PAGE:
This skewed relationship between bank deposits and normal contract and property rights, combined with state interventions like the central planning of interest rates and various guarantees, is what causes boom and bust. Today I will be supporting my colleague Douglas Carswell, member of Parliament for Clacton, as he introduces a bill to phase out fractional reserve banking. Our friends in the U.S. and Europe are watching closely, for the same crony capitalism afflicts the world.

By way of further exposition of the issue, I would like to point out a sadly all too common misconception about the banking industry.  Whereas the common bank depositor believes that he is leaving his money in the bank for safekeeping, and is thus able to withdraw “his” money at any given time, the reality is quite different.  The legal structure of bank deposits is that of debtor-creditor.  In other words, loaning your friend $20 with repayment to be made on demand is roughly the same as depositing that $20 in the bank – both are loans repayable on call.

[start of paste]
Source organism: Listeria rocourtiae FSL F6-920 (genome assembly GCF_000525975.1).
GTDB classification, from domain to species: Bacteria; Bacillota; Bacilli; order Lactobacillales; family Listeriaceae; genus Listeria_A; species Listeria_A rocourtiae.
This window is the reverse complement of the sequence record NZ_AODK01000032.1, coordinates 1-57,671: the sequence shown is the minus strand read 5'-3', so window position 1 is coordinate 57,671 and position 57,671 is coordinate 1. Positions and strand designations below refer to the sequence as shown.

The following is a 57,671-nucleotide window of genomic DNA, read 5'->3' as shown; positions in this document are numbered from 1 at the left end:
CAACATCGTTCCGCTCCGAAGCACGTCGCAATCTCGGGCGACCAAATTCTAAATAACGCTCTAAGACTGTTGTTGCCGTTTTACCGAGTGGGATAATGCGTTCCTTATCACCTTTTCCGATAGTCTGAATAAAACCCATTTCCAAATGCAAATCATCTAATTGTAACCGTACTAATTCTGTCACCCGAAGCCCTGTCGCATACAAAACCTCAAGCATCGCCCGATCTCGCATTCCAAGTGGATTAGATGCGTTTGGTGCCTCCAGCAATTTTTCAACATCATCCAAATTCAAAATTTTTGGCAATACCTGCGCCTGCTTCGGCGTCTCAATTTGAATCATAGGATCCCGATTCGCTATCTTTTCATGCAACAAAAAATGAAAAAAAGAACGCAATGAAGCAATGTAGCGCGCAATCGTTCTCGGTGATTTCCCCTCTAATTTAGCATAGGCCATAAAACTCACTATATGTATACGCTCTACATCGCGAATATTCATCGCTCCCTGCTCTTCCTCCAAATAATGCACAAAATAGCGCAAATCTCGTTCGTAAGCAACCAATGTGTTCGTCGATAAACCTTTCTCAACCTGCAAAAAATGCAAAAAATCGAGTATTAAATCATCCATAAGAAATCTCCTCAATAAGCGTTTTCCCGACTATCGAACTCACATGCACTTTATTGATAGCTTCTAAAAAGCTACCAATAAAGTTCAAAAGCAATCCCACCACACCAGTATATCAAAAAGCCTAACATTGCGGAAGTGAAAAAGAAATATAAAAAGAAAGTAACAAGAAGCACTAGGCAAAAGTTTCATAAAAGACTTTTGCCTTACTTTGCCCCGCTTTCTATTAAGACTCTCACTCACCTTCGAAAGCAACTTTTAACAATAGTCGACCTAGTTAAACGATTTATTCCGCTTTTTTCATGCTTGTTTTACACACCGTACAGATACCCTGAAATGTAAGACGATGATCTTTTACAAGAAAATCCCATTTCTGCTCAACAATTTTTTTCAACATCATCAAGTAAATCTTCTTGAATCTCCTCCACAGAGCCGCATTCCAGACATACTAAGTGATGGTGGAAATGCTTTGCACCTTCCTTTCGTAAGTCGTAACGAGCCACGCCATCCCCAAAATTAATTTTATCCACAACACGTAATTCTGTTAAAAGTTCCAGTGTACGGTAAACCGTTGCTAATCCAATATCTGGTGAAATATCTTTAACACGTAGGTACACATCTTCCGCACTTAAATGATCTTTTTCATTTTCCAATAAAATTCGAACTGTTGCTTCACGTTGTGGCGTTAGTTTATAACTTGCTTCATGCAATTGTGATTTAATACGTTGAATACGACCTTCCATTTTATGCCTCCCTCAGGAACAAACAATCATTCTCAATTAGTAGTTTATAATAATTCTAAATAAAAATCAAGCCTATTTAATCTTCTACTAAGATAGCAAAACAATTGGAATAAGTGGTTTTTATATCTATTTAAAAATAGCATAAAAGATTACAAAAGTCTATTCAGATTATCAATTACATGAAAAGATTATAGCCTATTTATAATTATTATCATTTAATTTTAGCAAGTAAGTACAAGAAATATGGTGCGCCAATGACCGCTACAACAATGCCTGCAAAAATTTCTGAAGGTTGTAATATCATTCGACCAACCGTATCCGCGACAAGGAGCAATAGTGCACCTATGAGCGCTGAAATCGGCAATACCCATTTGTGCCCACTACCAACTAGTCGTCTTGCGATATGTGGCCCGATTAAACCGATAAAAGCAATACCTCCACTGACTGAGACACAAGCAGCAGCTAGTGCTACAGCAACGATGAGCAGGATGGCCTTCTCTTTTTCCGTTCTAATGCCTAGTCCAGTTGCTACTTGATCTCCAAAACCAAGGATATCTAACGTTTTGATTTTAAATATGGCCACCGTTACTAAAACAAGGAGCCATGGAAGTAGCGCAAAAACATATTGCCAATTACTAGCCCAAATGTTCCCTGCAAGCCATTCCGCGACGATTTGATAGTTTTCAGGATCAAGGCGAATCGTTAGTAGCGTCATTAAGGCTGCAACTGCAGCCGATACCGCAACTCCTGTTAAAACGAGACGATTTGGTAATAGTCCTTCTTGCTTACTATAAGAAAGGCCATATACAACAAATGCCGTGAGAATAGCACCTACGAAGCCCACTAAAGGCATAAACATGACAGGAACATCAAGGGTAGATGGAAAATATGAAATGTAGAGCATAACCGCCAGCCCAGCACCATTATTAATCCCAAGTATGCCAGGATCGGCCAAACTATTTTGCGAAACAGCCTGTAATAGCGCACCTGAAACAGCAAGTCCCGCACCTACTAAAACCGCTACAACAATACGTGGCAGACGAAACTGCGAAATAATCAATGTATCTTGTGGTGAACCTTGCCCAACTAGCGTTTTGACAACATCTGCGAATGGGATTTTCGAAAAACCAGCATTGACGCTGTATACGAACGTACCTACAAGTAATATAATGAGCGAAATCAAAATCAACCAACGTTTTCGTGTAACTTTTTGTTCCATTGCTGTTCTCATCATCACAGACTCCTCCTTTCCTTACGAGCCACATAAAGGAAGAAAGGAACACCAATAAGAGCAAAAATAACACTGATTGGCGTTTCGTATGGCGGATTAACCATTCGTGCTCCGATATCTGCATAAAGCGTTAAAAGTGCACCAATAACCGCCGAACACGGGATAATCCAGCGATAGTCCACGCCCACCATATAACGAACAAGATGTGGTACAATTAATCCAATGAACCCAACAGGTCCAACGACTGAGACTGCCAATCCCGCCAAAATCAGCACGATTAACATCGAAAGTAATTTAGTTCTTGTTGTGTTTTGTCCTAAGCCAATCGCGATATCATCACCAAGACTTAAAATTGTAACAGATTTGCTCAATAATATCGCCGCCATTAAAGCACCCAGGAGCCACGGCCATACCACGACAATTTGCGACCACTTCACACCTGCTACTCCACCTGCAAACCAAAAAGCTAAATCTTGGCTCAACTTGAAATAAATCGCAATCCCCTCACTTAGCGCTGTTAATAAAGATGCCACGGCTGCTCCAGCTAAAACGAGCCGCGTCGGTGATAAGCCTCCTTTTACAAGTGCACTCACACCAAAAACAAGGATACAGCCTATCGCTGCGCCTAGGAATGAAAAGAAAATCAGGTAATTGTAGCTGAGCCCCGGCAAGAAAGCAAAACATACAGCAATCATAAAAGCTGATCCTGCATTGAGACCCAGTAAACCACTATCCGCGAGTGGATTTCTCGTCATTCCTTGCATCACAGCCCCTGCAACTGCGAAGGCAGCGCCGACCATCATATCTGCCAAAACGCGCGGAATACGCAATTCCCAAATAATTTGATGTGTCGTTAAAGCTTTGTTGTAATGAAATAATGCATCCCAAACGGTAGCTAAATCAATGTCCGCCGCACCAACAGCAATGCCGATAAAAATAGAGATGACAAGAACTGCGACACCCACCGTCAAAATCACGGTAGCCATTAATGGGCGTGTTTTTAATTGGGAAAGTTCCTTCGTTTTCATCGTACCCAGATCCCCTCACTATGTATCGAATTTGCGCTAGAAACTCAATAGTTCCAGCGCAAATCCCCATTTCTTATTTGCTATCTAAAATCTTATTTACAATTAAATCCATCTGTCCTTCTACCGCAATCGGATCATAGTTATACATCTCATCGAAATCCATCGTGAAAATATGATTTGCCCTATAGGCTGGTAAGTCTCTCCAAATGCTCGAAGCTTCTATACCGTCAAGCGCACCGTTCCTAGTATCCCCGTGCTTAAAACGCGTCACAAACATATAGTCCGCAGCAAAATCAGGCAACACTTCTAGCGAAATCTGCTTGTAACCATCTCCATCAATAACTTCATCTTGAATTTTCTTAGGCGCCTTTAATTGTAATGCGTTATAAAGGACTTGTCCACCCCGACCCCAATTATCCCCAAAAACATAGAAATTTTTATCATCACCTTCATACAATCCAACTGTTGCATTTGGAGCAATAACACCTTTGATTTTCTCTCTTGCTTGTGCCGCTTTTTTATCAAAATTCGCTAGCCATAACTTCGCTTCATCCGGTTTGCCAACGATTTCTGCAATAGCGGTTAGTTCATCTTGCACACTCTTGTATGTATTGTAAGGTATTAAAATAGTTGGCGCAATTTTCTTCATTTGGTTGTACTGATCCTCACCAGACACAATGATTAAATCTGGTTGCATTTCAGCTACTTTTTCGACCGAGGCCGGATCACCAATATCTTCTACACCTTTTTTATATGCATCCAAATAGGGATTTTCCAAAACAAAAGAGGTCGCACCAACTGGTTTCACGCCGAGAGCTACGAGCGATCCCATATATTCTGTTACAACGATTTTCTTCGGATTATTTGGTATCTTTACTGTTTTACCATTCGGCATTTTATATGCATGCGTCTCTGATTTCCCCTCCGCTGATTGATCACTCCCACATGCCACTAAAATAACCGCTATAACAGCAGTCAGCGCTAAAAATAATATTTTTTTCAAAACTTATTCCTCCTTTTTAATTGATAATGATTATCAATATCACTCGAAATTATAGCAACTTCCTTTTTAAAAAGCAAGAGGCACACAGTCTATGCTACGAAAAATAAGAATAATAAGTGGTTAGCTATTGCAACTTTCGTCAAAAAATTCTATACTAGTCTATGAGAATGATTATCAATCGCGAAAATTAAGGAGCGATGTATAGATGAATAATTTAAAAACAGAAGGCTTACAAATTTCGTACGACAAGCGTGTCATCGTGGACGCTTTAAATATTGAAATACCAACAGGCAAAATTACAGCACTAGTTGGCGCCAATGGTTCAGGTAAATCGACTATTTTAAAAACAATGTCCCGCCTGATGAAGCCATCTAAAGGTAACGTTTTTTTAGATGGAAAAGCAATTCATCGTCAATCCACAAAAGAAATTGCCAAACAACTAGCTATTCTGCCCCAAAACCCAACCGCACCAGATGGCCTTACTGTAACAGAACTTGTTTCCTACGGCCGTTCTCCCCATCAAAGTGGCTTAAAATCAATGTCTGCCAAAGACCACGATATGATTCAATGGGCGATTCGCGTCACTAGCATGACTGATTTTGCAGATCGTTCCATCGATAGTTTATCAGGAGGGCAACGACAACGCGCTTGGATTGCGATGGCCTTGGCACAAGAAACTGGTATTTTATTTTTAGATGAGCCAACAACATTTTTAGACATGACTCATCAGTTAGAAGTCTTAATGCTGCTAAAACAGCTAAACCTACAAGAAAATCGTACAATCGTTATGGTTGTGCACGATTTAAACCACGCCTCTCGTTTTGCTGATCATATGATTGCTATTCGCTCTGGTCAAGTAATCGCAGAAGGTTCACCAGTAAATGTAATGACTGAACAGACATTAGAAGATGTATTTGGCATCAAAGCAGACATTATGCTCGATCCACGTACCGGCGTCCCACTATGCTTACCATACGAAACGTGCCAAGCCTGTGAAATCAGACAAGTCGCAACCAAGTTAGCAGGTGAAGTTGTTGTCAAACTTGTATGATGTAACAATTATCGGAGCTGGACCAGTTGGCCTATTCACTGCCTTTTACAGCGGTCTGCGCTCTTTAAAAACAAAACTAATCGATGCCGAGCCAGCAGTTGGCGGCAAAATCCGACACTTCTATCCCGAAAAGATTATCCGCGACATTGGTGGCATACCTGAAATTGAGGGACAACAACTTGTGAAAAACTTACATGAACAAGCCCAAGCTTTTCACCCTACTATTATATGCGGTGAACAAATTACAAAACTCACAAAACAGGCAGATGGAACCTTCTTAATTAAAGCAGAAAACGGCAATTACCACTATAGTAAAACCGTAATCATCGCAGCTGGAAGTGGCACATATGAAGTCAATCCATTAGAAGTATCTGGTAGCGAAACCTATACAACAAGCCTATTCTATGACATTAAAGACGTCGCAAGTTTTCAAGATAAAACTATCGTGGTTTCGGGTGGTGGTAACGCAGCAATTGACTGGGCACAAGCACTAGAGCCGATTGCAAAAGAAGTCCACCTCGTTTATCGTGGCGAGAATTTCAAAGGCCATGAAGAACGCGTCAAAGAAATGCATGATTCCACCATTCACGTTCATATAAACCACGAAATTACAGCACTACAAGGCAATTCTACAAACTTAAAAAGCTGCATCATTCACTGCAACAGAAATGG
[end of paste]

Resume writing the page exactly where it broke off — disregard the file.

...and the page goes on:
Banks have taken advantage of the fungibility of fiduciary media to create a system where effective “ownership” of deposited funds transfers to the bank, which can then do whatever it likes with the money without prior permission of the depositor.  This leads to the cycle of credit creation (which hopefully doesn’t have to be explained here).  The creation of credit leads to inflation, and it leads to the business cycle by encouraging use of the funds, especially via capital spending, in ways that are well beyond sustainable given the actual capital reserves.